Monday, June 11, 2007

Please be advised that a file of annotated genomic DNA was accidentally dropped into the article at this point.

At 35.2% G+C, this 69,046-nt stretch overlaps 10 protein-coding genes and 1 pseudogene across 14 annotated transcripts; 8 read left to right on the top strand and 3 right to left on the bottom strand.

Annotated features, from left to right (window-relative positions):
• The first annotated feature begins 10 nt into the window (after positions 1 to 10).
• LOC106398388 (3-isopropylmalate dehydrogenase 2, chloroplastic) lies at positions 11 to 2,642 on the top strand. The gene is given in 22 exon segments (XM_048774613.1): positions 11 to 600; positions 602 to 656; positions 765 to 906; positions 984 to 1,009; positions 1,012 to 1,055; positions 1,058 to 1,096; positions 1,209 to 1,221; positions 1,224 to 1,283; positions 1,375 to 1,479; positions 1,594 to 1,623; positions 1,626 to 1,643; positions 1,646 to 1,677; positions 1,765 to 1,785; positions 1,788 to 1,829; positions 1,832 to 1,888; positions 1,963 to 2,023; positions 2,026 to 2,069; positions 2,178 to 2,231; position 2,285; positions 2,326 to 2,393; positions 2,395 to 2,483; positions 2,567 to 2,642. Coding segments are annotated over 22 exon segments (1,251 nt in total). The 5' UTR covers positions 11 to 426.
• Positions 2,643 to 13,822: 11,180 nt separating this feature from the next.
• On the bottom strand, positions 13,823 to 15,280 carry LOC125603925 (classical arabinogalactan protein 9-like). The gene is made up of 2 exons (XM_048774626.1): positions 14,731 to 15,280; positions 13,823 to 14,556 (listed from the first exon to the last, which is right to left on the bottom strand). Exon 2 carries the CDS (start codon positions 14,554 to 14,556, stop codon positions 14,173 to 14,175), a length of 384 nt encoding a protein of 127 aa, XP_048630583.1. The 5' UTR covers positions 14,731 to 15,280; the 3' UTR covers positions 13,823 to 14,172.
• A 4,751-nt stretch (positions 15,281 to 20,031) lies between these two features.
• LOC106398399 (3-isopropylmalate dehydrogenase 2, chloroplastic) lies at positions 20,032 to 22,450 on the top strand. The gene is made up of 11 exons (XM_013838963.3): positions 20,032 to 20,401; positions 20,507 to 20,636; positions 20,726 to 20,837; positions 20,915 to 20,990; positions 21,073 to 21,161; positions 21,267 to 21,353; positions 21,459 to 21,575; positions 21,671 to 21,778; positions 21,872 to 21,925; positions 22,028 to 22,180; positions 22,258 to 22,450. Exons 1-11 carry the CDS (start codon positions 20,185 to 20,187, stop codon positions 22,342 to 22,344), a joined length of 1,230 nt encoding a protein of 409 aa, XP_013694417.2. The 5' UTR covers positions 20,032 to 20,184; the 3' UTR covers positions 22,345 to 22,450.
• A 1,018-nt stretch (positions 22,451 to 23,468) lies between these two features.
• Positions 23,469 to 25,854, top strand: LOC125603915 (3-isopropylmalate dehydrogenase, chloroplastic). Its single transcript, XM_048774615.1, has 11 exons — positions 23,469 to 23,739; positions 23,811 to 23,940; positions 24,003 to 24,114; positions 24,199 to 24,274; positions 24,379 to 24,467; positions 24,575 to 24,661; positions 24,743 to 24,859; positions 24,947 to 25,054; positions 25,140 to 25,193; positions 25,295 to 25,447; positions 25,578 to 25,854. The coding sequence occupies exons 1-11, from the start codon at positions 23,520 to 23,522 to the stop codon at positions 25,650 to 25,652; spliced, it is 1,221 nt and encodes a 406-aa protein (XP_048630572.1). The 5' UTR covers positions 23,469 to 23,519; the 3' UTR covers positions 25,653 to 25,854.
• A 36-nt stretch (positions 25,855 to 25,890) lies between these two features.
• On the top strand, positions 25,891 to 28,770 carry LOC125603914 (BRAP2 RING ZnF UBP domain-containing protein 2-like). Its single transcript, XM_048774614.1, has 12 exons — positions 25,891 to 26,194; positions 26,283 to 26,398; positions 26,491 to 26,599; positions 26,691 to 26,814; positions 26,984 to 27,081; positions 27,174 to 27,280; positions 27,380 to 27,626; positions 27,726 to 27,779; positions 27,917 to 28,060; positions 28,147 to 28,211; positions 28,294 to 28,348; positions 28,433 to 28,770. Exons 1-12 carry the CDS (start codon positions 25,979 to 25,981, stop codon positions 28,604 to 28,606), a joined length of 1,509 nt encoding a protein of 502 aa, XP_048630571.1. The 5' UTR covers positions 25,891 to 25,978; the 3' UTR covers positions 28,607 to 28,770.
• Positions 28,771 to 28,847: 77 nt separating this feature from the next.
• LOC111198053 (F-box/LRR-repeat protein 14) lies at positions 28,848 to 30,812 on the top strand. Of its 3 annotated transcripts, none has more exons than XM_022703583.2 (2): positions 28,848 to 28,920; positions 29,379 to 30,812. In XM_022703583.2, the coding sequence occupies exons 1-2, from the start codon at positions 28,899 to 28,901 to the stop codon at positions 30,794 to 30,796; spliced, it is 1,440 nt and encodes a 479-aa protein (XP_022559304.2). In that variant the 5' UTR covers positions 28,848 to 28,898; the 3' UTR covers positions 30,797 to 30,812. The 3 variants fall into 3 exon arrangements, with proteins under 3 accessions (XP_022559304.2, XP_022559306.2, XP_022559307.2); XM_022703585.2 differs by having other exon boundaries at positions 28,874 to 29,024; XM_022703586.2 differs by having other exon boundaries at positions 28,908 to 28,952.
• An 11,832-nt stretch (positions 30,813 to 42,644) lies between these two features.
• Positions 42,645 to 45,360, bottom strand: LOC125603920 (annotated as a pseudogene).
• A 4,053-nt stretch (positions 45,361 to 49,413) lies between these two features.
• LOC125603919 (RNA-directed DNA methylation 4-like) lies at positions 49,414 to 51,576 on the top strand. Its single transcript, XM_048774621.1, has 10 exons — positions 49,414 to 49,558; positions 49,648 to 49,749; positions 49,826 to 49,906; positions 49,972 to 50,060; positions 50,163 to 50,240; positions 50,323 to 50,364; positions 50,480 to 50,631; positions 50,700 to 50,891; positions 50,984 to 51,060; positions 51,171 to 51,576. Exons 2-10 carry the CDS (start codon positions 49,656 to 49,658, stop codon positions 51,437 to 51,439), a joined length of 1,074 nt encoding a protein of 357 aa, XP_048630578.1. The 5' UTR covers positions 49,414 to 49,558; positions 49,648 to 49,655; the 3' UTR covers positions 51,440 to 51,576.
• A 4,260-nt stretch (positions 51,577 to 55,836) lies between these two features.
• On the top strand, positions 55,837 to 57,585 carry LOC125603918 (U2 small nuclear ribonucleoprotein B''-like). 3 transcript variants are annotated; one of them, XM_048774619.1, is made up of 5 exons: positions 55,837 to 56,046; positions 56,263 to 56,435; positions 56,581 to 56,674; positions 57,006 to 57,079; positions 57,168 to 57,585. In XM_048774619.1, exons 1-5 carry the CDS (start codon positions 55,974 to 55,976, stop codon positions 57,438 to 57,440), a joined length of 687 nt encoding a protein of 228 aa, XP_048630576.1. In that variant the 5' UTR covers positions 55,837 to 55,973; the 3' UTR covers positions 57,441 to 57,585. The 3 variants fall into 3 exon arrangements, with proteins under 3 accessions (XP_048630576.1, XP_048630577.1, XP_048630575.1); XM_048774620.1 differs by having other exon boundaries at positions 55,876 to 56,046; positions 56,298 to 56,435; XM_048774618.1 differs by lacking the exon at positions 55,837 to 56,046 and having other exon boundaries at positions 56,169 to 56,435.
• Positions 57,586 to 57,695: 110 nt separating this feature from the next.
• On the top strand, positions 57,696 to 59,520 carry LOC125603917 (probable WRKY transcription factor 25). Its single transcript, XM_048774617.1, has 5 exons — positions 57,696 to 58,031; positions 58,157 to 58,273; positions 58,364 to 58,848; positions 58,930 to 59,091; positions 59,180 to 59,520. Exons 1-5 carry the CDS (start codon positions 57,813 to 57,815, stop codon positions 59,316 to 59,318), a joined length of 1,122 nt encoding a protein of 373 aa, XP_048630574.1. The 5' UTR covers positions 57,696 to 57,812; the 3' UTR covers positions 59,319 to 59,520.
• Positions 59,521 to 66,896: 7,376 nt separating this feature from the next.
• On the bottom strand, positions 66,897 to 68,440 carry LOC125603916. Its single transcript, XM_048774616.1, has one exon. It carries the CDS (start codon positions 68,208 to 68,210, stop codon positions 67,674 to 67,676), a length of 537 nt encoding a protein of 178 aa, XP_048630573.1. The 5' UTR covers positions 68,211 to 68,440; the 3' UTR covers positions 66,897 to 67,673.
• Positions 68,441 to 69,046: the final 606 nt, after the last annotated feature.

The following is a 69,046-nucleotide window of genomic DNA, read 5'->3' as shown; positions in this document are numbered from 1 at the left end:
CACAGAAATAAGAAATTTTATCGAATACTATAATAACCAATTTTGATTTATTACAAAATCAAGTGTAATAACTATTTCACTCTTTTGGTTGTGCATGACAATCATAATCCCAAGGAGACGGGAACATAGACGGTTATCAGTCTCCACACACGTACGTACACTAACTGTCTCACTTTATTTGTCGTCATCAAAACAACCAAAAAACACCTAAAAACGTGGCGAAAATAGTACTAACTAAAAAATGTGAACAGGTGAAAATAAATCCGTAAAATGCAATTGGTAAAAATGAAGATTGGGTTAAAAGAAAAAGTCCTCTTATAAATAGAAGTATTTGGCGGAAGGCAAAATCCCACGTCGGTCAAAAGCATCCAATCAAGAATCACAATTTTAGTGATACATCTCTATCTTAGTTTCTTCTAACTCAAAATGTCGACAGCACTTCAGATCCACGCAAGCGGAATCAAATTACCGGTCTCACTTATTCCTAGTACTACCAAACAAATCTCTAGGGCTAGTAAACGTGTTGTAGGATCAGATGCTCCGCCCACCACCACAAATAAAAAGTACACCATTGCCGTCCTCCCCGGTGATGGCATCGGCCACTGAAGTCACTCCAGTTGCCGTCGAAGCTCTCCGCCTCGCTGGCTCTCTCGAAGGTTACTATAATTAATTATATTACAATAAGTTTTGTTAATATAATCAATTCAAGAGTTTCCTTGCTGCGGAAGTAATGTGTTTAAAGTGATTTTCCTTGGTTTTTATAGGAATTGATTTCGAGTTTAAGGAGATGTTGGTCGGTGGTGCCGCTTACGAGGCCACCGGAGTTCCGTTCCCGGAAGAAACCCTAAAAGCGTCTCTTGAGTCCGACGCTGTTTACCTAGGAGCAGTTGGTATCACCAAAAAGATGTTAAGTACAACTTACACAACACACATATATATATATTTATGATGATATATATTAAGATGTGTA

This relatively plotless, light-hearted drama is based on what I understand is a relatively plotless, light-hearted book by John Steinbeck, a collection of vignettes about the folks who live in an impoverished neighborhood in Monterey, California. In the movie, most of the characters are poor Mexican-Americans, played almost entirely by Anglo actors. John Garfield is a roughneck youth, led astray by the older Spencer Tracy who, in the opening, helps get Garfield out of jail but proceeds to basically ruin the lad's life, financially and romantically. Garfield inherits two houses on Tortilla Flat from a dead grandfather and due to Tracy, both wind up burned to the ground, events which are taken rather lightly by Tracy and his gang of ne'er-do-wells. Both actors are fine, though I found Tracy's character totally unlikeable (and I'm pretty sure he's not supposed to be). Most everyone seems like they belong in a Damon Runyon story, and your tolerance for Runyonesque atmosphere may well determine how much you like this film. Hedy Lamarr does what she can with the underwritten role of a sexy but sweet homegirl. Frank Morgan is fun, hiding behind a thick, fake-looking beard as a dog-loving, St. Francis-worshipping eccentric who winds up, at least briefly, in Tracy's orbit. There is solid support from Sheldon Leonard, Akim Tamiroff, Allen Jenkins, and Connie Gilchrist. The whole thing suffers from being a bit too studio-bound; it might work better today as an small indie effort, and in fact this film's atmosphere feels a lot like that of the 80's film version of Steinbeck's CANNERY ROW which, while not an indie effort, could pass for one. [TCM]

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